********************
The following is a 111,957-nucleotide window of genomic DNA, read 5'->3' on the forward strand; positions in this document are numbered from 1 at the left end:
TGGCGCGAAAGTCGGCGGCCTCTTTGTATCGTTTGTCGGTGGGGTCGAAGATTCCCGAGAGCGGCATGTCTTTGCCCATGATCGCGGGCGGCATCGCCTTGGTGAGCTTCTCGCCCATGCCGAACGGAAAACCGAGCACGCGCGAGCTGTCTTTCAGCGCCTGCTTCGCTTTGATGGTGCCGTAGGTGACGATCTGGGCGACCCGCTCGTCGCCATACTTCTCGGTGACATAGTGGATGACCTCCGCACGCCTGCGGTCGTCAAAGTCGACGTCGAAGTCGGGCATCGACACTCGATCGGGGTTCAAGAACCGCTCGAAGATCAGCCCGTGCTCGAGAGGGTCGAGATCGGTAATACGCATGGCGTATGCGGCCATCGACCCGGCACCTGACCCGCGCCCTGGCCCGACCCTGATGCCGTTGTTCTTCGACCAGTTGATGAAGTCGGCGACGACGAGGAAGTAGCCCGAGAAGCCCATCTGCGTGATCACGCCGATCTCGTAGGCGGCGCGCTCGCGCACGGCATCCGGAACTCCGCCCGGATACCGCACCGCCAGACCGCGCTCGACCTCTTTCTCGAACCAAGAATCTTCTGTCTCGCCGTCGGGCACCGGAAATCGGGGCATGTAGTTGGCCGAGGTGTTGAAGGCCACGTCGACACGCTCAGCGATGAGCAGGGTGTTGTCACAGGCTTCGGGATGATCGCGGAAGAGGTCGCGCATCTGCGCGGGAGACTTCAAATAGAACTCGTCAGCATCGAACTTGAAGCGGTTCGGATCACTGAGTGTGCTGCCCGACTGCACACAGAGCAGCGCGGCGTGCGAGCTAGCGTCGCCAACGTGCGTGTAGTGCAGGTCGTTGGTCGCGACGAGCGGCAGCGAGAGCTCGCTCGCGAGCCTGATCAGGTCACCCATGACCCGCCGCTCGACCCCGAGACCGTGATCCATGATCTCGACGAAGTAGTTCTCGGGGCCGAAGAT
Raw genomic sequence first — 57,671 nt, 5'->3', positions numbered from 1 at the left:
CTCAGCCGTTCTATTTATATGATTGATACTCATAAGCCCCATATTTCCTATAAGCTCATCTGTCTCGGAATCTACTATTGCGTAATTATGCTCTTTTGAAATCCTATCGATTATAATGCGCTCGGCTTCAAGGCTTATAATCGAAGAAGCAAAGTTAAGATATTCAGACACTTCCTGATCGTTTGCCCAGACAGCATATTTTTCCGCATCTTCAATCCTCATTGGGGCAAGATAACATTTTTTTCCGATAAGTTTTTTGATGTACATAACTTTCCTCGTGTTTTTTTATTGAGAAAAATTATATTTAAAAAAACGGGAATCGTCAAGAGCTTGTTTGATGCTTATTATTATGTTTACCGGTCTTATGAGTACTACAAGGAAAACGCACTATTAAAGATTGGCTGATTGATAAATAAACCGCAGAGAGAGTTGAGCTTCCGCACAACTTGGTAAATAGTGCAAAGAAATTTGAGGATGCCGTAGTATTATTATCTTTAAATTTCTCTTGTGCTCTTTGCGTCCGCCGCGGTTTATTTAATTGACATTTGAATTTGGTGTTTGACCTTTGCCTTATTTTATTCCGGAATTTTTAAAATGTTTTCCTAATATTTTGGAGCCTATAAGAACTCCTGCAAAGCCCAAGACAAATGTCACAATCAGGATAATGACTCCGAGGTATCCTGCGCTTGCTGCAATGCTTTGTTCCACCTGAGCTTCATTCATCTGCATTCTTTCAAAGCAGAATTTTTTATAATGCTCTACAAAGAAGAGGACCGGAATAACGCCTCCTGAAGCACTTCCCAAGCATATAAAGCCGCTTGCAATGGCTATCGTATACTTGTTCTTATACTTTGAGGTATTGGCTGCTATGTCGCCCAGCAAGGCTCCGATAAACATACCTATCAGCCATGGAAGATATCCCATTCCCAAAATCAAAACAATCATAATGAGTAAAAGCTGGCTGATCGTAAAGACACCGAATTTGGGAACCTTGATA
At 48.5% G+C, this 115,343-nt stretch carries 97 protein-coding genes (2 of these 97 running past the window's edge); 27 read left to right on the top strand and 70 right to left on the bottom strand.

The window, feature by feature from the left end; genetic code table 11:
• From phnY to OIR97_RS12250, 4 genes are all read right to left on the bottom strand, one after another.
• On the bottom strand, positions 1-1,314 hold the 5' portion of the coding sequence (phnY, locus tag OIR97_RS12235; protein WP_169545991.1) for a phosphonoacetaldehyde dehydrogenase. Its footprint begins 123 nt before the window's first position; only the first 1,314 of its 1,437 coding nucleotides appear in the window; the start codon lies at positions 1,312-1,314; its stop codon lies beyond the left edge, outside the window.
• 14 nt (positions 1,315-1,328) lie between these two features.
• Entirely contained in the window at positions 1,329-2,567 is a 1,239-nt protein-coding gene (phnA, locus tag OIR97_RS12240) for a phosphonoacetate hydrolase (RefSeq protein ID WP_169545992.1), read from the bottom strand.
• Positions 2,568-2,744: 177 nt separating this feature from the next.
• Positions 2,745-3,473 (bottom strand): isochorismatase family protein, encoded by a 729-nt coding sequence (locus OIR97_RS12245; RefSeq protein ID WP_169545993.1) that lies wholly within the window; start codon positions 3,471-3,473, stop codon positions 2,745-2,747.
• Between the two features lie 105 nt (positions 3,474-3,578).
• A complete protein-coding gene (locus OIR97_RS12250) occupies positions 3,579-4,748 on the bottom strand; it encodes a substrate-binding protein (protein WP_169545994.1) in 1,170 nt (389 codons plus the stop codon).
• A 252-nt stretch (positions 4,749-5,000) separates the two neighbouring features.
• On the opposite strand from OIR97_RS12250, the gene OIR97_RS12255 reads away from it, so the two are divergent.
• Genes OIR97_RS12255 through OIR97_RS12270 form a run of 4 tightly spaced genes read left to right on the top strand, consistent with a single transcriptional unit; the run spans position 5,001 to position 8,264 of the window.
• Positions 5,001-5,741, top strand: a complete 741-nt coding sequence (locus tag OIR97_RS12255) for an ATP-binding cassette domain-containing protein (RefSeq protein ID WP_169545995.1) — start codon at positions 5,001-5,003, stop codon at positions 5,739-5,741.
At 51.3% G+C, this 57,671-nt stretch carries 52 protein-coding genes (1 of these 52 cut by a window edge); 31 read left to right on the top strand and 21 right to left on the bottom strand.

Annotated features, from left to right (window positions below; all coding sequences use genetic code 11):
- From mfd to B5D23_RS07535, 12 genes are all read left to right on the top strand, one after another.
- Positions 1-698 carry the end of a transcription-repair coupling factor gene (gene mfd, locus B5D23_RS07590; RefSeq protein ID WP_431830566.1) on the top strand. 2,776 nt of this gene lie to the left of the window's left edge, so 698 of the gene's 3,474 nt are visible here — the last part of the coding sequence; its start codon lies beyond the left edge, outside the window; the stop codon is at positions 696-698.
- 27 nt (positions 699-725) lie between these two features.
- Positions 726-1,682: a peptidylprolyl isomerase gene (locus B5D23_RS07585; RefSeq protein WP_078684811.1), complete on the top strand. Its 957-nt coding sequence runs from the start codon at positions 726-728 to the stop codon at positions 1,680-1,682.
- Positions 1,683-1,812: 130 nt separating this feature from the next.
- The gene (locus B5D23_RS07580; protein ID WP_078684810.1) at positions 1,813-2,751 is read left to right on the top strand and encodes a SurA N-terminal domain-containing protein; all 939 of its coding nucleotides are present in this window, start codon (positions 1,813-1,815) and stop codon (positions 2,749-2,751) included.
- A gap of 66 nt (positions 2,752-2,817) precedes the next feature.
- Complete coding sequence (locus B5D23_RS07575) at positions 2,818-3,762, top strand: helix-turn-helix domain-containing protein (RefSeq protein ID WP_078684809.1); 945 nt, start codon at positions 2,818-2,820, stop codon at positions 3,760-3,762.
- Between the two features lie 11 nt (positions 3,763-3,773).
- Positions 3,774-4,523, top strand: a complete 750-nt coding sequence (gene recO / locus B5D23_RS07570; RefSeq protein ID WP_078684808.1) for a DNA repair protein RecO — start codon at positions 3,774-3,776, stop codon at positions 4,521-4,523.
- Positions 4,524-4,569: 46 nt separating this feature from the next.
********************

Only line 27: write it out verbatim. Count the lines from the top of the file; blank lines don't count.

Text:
- A gap of 66 nt (positions 2,752-2,817) precedes the next feature.